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HS2: a scheme bound to go off the rails

The events industry is, generally, in favour of HS2. A lightning quick connection between London and the North surely can only be good for business, right?

Perhaps I’m straying from the party line here, but HS2 leaves me feeling uneasy.

To understand why, we must first turn our attention to Britain’s first steps into Railway Mania. In the 1830s Britain’s national railway network began to take shape, spurred on by port towns and major industrial cities. The likes of Bristol, Southampton, Portsmouth, Liverpool, Manchester – it’s a long list – all become accessible to each other in just a couple of short decades.

However, all the lines were operated privately, backed by private investors. This meant that where a line ran wasn’t strictly in the national interest, but rather the shareholders’ interest. There were more than 100 private railway companies in Britain in the 19th Century, and every one of them was a financial failure in the end. Despite passenger and freight traffic easily covering the running costs, the sheer capital needed to build one could never be recovered. See debt, bankruptcy, and even suicide.

Unlike some of our European cousins, Britain never had a national plan for its railways. So, when the government introduced the Railways Grouping Act in 1921, the ‘Big Four’ (Southern Region, Western Region, North Western, Midlands and West Scotland and North Eastern, Eastern and East Scotland), it was hoped, would result in pooled resources (and less squabbling between rival lines) and lots of money.

You see, a railway can be profitable if you buy one that is ready made. History, though, has proven that those who undertake the building always end up in the gutter.

The budget for HS2 stands at £56bn of largely taxpayer money, and the expectation is that it may even tip £100bn. I fear Chris Grayling hasn’t read the history books.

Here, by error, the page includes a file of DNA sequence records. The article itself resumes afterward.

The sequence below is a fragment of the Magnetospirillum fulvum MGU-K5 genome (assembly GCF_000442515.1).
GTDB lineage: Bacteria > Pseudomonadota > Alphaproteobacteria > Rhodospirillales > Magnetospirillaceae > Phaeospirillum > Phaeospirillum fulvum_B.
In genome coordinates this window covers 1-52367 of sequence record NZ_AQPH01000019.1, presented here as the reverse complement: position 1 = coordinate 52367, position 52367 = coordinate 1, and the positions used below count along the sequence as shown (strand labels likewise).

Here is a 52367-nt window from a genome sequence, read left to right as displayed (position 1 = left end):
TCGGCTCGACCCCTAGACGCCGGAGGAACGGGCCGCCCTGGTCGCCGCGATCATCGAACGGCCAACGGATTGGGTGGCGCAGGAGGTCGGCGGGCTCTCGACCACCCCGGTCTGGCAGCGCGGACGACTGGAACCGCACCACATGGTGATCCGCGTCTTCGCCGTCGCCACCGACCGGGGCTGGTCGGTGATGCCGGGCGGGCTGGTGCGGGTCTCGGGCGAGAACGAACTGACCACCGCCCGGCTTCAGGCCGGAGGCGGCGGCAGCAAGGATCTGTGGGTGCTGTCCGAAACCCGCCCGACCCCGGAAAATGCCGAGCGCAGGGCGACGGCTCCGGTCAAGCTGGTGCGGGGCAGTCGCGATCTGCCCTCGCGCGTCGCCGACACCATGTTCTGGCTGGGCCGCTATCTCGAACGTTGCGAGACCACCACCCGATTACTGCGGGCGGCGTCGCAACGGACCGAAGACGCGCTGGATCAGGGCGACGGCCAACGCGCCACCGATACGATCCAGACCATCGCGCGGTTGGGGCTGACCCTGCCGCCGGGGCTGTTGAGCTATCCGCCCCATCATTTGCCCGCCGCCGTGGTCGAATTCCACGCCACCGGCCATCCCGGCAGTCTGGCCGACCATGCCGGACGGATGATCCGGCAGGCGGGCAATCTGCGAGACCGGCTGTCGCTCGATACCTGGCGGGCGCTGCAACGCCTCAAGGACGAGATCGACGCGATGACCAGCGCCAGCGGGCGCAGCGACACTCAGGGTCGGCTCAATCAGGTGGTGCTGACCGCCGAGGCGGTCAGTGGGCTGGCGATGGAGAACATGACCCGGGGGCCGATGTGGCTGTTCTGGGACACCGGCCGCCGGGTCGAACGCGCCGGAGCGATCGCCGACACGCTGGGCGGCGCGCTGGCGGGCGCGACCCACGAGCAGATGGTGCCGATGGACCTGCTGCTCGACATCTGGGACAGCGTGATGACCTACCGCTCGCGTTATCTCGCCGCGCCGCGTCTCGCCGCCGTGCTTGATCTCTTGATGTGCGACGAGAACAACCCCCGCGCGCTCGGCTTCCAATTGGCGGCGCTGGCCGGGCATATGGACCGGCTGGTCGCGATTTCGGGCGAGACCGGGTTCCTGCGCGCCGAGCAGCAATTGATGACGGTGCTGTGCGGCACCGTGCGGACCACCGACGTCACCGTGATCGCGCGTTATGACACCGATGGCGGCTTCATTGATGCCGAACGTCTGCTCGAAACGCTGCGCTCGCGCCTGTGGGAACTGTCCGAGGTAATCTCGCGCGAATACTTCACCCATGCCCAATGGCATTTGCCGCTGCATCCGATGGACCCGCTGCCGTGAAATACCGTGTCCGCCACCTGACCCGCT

There is, though, something else that worries me about this project: the route. First of all, why Euston? Of all the London terminals I can’t think of a worse one, especially when the architecturally stunning, and criminally underused, St Pancras is just next door. St Pancras is the terminal for the Eurostar, or HS1 if you prefer, for Heaven’s sake, so why not join the two lines up in the same station? The existing tracks join at Chalk Farm: easy.

Soon the Euston Road will be littered with holidaymakers from Birmingham running with their bags between Euston and St Pancras to catch their train to Paris. It genuinely makes no sense to me.

Then there’s the issue of Birmingham. Our friends at the NEC, I’m sure, were hoping that HS2 would come through Birmingham New Street Station which, not only would connect it with the largest events venue in the UK, but also with Birmingham Airport. But no, it will stop at the new Birmingham Interchange Station. This is still a fair way away from both the NEC and the airport, so a small metro train will link the two. It’s not the end of the world, but seems like a less sensible, and more inconvenient, idea.

While it does pass through Leeds and into Manchester Piccadilly, big players like Liverpool, Sheffield, and Nottingham are all missed off the list despite the line running relatively close by. There are some branch lines, but these will be operated by other franchises.

There is little public support for HS2, and it’s one of the few things that seems to unite The Daily Mail and The Guardian, and I too am sceptical about the true benefit it will bring. At the outset, we were told trains would reach speeds of up 250mph, but this has been quietly redacted from the official website. If I’m travelling from London to Manchester, I’m going to set aside the entire day regardless of whether it takes 2hr15 mins (like it does now) or 1hr45 mins. I’m not really gaining any more time… especially if the rest of the network is on strike again and I can’t get to Euston in the first place.